Capito, Feinstein Reintroduce Bill to Protect Whales, Dolphins, Sea Turtles from Driftnets

Large mesh driftnets indiscriminately kill or severely injure many endangered, protected marine species

WASHINGTON, D.C.U.S. Senators Shelley Moore Capito (R-W.Va.) and Dianne Feinstein (D-Calif.) today reintroduced the Driftnet Modernization and Bycatch Reduction Act, a bipartisan bill to phase out the use of harmful large mesh driftnets off the coast of California, the only place the nets continued to be used in the United States.

Last year, California passed a four-year phase out of driftnets in state waters to protect marine life. The Driftnet Modernization and Bycatch Reduction Act would extend similar protections to all federal waters within five years and authorize the National Oceanic and Atmospheric Administration to help fishermen transition to more sustainable nets.

“It’s important that we do what we can to protect marine wildlife,” Senator Capito said. “Unfortunately, large mesh driftnets—which are banned in all states—are still injuring or killing a large amount of marine animals off the coast of California. That’s why I’m proud to reintroduce this bipartisan bill that will ensure harmful driftnets are no longer allowed in any of our U.S. waters.”

“California took the important first step to protect marine animals from large mesh driftnets off our coast and it’s imperative we now extend those protections into federal waters,” Senator Feinstein said. “It’s heartbreaking that a single California fishery using this type of driftnet is killing more dolphins and porpoises than all other fisheries along the West Coast and Alaska combined. Our bipartisan bill will remove these harmful nets from all of California’s coastal waters and facilitate more sustainable fishing methods.”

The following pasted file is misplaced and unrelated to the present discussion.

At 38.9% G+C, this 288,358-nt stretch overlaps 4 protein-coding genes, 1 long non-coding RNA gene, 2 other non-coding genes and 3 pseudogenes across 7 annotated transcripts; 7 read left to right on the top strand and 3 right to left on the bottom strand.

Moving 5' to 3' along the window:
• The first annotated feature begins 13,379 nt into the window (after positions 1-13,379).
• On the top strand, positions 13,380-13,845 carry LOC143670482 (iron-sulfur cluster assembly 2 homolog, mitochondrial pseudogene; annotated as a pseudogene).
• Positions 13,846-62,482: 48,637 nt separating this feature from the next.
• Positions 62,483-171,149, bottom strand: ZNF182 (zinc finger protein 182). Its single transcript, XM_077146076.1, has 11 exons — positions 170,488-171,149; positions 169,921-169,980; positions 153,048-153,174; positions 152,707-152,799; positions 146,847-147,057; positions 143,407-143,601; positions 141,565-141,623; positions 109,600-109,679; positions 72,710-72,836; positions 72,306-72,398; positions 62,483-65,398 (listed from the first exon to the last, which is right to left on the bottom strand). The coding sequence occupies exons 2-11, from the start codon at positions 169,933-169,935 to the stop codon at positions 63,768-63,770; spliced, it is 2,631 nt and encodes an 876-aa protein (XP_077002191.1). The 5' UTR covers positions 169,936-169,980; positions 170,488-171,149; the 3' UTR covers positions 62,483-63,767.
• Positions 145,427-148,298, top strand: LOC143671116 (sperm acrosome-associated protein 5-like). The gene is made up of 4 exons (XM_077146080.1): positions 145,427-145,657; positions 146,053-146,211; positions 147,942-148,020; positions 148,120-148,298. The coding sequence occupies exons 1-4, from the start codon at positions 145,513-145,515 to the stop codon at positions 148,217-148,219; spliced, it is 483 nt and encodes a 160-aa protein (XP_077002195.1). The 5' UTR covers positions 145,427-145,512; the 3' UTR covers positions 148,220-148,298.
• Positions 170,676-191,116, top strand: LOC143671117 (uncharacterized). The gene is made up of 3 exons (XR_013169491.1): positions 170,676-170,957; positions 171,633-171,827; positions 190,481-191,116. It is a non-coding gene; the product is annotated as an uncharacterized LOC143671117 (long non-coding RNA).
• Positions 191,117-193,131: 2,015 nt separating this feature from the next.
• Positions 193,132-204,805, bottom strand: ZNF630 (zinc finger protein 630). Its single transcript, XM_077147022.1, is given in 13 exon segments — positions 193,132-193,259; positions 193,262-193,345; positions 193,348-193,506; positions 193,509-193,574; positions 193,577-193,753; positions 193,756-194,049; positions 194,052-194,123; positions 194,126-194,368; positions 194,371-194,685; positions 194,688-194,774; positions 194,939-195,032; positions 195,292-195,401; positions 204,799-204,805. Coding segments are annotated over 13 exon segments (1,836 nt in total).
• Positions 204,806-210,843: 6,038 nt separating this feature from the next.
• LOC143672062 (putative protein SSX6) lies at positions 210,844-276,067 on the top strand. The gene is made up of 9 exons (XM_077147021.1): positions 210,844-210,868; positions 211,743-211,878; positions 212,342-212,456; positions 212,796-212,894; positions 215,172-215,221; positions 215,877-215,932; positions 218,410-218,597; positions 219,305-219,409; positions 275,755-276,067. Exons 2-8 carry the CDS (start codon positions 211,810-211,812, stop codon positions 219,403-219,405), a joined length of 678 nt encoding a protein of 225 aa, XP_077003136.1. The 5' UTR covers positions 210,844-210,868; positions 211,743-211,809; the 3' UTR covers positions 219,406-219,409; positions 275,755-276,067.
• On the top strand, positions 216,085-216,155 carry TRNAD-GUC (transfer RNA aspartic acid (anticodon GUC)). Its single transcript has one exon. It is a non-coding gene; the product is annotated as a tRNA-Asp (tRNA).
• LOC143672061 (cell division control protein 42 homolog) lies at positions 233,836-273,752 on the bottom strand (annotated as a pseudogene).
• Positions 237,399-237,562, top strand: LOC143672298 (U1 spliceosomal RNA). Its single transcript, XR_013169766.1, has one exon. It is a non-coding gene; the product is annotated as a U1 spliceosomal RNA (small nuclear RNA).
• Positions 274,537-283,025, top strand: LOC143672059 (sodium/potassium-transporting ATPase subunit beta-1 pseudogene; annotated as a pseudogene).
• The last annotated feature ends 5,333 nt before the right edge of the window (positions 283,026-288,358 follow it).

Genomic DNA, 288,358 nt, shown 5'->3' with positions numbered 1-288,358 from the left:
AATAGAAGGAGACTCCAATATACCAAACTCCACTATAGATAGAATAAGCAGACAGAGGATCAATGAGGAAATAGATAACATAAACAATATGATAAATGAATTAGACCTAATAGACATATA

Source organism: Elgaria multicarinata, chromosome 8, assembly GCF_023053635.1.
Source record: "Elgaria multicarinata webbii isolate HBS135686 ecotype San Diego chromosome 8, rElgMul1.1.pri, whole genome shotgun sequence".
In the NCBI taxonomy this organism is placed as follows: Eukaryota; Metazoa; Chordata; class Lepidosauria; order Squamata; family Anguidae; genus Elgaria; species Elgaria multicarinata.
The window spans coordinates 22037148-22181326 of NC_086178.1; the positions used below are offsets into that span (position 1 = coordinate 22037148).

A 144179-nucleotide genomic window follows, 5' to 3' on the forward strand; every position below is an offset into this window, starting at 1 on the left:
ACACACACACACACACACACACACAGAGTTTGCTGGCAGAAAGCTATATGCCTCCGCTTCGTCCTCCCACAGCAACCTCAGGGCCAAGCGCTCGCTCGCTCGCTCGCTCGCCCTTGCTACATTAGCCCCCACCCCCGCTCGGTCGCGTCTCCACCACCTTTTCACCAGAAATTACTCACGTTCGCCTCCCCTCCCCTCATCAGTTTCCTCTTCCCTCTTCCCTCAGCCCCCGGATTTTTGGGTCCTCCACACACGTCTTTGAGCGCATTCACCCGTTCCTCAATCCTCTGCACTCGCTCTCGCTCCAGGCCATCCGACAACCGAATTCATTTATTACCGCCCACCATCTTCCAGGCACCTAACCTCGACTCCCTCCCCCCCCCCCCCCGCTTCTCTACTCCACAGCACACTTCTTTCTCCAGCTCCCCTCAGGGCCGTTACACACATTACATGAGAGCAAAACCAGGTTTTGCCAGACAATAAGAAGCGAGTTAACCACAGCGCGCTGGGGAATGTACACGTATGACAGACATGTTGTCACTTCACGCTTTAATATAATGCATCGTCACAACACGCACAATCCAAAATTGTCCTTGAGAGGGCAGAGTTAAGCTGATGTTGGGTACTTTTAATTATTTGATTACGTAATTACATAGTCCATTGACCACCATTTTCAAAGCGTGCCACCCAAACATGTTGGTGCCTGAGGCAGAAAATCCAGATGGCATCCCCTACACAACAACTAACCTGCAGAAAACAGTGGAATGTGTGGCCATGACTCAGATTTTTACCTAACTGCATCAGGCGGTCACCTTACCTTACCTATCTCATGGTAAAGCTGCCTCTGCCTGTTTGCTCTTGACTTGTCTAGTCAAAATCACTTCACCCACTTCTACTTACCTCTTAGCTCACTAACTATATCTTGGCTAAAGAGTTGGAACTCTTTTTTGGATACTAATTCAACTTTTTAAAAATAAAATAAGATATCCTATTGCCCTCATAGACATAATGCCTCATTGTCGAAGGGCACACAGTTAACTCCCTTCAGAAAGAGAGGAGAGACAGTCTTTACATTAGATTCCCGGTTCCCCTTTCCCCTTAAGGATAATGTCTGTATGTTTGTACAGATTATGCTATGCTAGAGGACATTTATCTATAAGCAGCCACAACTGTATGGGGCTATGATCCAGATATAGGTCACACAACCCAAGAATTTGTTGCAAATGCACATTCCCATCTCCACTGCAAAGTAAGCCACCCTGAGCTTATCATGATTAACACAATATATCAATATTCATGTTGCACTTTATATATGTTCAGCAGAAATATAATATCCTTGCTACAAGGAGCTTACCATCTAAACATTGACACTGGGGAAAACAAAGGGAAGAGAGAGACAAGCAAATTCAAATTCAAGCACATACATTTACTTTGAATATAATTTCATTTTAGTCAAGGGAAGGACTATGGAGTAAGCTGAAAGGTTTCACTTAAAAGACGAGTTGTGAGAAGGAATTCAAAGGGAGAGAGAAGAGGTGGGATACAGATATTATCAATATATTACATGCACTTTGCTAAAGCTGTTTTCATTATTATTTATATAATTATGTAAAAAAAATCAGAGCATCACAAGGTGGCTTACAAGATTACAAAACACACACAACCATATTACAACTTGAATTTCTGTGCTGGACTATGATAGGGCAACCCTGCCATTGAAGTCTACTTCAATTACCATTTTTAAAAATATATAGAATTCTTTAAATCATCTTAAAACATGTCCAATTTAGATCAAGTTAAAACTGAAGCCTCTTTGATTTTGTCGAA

Large mesh driftnets, which are more than a mile long, are left in the ocean overnight to catch swordfish and thresher sharks. However, at least 60 other marine species, including whales, dolphins, sea lions, sea turtles, fish, and sharks, can also become entangled in the large mesh nets, injuring or killing them. Most of these animals, referred to as bycatch, are then discarded. The use of large mesh driftnets by a single fishery in California is responsible for 90 percent of the dolphins and porpoises killed along the West Coast.

In the United States, large mesh driftnets are already banned in the Atlantic Ocean and Gulf of Mexico, as well as off the coasts of Washington, Oregon, Alaska, and Hawaii. However, they remain legal in federal waters off the coast of California. The United States is also a member of international agreements that ban large-scale driftnets in international waters. 

# # #